Yeah, this is mainly because this seems like a largish issue to deal with to make good use of it, so it's sort of been a long term plan.
Because you can create collections and add/remove from them without the collections api or overseer right now, you could persist a replicationFactor that is simply wrong and not adjusted for.
My long term plan for this has been:
As the collections api gets better, stop supporting creation of collections by configuration.
Have the Overseer optionally enforce the replicationFactor over time - if too few nodes are up, it creates new ones, if for some reason too many are up, it removes some - using some plugable algorithm.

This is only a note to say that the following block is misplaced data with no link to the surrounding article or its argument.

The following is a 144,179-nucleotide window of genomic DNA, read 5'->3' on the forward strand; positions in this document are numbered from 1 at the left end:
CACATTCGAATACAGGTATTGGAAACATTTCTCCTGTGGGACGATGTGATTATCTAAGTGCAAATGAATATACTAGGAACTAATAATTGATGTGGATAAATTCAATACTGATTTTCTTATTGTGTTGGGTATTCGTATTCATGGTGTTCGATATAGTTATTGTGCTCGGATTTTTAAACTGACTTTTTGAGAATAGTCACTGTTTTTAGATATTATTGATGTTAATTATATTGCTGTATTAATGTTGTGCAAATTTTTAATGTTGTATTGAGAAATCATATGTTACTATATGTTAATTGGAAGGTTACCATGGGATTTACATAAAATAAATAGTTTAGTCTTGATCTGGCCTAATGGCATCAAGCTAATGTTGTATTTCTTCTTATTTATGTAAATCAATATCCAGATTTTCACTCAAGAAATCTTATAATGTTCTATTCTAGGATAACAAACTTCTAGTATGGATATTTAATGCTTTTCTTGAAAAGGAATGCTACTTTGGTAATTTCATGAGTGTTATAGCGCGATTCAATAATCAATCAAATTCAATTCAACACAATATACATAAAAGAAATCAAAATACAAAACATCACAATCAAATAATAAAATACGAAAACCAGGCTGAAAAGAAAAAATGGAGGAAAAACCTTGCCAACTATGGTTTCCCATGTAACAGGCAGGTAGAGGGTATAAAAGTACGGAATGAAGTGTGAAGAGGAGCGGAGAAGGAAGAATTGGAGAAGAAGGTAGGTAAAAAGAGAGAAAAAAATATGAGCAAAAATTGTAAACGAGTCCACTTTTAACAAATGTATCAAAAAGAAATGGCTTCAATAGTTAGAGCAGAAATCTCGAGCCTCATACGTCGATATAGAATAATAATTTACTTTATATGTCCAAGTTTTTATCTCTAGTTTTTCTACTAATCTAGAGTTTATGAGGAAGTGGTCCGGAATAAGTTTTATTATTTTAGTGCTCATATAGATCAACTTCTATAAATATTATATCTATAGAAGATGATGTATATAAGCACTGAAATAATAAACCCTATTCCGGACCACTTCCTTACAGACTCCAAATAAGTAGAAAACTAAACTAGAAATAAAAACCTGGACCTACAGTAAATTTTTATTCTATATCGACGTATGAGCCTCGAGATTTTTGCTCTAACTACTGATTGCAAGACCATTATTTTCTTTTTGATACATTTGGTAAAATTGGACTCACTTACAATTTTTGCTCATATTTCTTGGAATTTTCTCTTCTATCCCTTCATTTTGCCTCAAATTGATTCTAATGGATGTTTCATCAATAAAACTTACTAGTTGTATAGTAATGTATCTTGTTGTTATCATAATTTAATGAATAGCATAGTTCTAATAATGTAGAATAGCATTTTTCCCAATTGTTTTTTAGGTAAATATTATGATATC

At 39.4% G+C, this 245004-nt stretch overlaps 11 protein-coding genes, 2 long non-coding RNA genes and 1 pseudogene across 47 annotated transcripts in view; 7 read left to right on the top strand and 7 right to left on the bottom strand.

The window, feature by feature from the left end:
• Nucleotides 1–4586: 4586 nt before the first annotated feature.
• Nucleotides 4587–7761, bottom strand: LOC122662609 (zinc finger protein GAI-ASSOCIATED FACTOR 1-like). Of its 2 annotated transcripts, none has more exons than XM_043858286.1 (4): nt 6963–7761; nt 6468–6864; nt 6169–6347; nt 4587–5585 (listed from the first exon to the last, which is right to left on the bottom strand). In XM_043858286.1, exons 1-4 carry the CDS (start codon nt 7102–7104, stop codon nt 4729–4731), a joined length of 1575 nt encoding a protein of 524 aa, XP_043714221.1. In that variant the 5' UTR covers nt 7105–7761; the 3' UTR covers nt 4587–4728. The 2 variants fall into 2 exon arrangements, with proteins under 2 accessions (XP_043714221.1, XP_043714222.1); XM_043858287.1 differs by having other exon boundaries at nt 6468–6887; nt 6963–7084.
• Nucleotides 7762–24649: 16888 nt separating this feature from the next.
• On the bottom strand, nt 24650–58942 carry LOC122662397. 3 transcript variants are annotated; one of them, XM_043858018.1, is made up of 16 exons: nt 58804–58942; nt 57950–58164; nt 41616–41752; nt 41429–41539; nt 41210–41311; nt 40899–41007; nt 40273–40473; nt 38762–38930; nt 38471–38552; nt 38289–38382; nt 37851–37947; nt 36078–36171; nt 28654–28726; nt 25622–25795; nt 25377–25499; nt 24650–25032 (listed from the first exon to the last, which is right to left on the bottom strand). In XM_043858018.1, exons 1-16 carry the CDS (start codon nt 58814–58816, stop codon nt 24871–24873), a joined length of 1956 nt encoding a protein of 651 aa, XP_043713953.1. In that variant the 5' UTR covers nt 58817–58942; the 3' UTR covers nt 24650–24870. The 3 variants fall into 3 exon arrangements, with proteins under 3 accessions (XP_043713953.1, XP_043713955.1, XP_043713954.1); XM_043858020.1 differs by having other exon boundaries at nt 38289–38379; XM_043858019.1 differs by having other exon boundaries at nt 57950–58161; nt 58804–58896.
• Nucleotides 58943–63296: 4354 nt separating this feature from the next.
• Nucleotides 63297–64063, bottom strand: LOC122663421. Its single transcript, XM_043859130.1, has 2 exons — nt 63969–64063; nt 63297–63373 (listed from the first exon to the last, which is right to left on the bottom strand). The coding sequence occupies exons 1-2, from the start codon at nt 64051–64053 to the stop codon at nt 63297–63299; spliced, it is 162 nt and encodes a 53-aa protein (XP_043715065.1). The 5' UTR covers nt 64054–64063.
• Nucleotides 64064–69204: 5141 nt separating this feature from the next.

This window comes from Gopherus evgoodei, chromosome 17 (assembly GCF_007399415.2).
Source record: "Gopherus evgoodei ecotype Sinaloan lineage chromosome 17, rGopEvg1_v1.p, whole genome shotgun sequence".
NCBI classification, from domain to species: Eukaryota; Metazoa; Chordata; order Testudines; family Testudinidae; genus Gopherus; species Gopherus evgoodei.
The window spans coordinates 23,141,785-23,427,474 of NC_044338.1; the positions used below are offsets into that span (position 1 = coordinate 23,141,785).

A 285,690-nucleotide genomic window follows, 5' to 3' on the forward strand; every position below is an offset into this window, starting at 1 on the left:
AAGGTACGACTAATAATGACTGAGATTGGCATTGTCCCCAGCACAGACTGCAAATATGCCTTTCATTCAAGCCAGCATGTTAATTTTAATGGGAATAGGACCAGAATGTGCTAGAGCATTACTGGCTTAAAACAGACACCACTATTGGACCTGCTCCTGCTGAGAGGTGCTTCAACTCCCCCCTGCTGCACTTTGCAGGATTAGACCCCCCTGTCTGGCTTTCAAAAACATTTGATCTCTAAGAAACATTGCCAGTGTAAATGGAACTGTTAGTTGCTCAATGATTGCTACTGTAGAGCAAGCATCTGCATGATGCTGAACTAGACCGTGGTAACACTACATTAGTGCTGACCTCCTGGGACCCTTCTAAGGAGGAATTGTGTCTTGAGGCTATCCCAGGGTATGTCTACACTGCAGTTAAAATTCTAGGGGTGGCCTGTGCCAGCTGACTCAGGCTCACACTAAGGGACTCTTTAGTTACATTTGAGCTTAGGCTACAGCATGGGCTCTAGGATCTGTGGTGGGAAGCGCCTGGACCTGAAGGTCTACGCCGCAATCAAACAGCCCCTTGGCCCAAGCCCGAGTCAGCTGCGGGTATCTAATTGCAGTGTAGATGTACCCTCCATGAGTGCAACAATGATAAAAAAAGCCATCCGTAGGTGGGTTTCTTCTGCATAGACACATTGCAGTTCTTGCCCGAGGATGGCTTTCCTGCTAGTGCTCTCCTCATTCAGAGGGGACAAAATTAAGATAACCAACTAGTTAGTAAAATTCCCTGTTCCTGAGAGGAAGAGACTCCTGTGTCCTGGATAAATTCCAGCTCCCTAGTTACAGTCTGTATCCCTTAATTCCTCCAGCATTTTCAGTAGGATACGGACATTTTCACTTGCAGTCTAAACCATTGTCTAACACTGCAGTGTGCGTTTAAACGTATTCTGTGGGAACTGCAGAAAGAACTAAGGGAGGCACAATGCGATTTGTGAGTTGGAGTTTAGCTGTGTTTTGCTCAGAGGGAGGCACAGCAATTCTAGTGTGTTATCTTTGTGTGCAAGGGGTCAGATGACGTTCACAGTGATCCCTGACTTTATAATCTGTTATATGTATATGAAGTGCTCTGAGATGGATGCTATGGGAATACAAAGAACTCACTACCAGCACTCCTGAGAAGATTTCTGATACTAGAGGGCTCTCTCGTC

As part of this, we can also make ZooKeeper the truth for cluster state - so for example, if you delete a collection and then bring back an old node with a core for that collection, the Solr instance can know that it should simply remove that core and not bring the collection back to life.
One step at a time, but I think there is a lot to do to take advantage of the persisted replicationFactor in a way that makes sense - it wouldn't be too cool if we persisted a repilcation factor of 4 and then the core admin api was used to make it actually 6 and the spec never matched with the model again.